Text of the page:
Commonplace Entry #9

” PERHAPS, the Well-regarded Rabbi said, raising his hands even higher, his voice even louder, WE DO NOT HAVE TO SETTLE THE MATTER AT ALL. WHAT IF WE NEVER FILL OUT A DEATH CERTIFICATE? WHAT IF WE GIVE THE BODY A PROPER BURIAL, BURN ANYTHING THAT WASHES ASHORE, AND ALLOW LIFE TO GO ON IN THE FACE OF THIS DEATH?

But we need a proclamation, said Froida Y, the candy maker.”

 –Everything is Illuminated by Jonathan Safran Foer, p.13

Stylistically, the author chooses not to use quotes, but italics, to indicate dialogue throughout the whole story. He also places text in all caps in sections in where the character is speaking LOUDLY, so as to convey to the reader that the character is speaking loudly. I think it’s a strong effect as I’m imagining this old orthodox rabbi shouting at people as he’s talking while I read.

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Commonplace Entry #8

“Craig, where are you?”

It’s funny how people ask that as soon as they get you on the phone. I think it’s a byproduct of cell phones: people–girls and moms especially–want to nail you down in physical space. The fact is that you could be anywhere on a cell phone and it shouldn’t be important where you are. But it becomes the first thing people ask.

It’s Kind Of a Funny Story by Ned Vizzini (p. 232-233)

I like this passage. The author comments on an experience everyone (almost everyone) has. He makes a truthful and honest social commentary. His usage of words (particularly “nail you down”) illustrates the narrator’s emotions in this exchange he has with the person who calls him. The text doesn’t explicitly say if he’s annoyed or not, but through these subtle uses of figurative speech and negative particles (“..it shouldn’t be important where you are.”) one can observe the author’s attitude about this interaction.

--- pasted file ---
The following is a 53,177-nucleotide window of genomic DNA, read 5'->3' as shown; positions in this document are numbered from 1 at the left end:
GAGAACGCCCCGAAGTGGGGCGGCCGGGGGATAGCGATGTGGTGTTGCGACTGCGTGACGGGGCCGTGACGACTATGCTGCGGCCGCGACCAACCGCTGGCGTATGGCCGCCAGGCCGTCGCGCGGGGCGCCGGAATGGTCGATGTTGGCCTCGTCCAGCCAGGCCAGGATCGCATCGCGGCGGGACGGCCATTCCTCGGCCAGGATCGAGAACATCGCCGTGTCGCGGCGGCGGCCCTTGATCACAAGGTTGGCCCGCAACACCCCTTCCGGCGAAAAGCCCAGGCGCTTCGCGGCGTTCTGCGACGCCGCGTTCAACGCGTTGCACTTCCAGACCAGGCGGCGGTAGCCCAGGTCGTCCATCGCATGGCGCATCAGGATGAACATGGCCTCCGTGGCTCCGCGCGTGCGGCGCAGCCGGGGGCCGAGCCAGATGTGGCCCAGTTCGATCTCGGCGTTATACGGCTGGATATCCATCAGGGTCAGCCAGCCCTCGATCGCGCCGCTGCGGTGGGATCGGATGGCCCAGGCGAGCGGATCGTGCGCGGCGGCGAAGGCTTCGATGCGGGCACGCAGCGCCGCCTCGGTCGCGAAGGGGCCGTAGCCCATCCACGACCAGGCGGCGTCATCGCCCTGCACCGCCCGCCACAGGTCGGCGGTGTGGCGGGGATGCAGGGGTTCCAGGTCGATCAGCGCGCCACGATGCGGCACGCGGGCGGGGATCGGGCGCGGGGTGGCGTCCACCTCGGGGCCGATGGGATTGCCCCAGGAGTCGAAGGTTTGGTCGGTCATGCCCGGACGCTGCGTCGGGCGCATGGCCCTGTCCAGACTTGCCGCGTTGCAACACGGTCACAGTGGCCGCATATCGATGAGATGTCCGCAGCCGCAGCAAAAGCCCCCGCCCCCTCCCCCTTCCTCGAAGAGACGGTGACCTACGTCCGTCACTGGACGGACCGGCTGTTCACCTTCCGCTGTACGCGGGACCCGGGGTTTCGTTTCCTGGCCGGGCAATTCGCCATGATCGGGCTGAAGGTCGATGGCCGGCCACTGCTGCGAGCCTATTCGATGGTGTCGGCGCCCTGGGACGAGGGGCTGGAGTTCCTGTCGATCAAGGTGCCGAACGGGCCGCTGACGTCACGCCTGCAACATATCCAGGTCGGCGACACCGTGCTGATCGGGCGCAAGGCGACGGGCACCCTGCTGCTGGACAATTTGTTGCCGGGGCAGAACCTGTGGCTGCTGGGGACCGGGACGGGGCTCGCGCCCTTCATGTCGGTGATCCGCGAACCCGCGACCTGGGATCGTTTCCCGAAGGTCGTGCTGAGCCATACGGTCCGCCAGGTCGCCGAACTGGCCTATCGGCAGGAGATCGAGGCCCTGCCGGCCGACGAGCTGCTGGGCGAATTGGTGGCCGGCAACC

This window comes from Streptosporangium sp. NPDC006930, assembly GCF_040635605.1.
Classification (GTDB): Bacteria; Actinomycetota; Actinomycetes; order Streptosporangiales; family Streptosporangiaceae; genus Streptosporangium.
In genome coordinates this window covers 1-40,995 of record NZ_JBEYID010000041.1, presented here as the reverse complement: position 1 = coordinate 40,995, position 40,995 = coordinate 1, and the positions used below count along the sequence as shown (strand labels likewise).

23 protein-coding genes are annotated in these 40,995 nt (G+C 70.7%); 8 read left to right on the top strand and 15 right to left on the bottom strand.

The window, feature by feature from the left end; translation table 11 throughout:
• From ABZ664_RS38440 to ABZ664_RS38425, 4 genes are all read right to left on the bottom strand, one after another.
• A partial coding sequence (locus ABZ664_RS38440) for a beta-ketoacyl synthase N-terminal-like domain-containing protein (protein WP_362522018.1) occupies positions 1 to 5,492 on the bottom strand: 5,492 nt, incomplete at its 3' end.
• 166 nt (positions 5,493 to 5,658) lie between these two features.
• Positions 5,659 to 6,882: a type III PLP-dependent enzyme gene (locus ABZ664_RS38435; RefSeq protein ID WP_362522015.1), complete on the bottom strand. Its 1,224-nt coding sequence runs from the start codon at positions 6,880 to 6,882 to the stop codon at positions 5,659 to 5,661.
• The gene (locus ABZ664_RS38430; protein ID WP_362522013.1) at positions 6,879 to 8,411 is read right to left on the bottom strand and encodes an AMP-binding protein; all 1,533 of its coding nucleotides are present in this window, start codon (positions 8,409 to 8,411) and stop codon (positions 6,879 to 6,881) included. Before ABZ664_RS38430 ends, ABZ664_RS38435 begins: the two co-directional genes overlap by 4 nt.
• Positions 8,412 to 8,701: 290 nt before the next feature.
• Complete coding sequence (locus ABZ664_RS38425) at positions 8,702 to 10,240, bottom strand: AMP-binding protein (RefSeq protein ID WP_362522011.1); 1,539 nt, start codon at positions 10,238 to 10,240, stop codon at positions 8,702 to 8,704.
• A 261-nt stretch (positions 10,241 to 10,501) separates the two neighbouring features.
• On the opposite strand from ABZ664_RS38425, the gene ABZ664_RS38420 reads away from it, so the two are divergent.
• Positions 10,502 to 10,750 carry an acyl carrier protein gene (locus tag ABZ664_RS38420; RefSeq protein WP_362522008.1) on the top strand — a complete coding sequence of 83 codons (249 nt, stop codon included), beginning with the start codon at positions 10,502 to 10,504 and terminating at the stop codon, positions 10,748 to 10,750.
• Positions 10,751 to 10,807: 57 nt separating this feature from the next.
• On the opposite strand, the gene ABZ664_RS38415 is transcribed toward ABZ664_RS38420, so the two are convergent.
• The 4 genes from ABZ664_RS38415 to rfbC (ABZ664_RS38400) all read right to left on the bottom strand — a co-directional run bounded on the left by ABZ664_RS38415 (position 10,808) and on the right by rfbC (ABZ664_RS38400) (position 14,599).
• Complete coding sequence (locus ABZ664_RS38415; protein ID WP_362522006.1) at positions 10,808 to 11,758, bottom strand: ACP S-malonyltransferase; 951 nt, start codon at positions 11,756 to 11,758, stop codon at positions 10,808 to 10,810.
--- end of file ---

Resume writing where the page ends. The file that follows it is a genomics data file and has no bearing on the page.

A Visiting Professor

Be interesting and be interested.

-Dr. Mesle

Last Friday, an English professor from UCLA came to speak with our writing class about writing. She spoke about why we write, what we write for, and shared many useful tips and insight to help one’s writing process.

What I took away from her talk with us are the following points:

  • Be careful with being a perfectionist when it comes to writing, because this often prevents the writing process
  • When selling a pitch to someone who can potentially hire you to write for him or her, submit your pitch in the appropriate writing style.
  • Learn WordPress–BLOG!
  • Know your readers and know how you influence them
  • Be interesting and be interested.

That last point stuck with me. “Be interesting and be interested.” She mentioned that to write, these are important and basically essential if you want to be a successful writer. By reading interesting internet web sites (like BuzzFeed), and just being with interesting and talking with interesting individuals will help shape your writing and the things you write about. This point raises my awareness of what I read on the internet now and helps me to steer towards the type of writing I want to emulate and appreciate.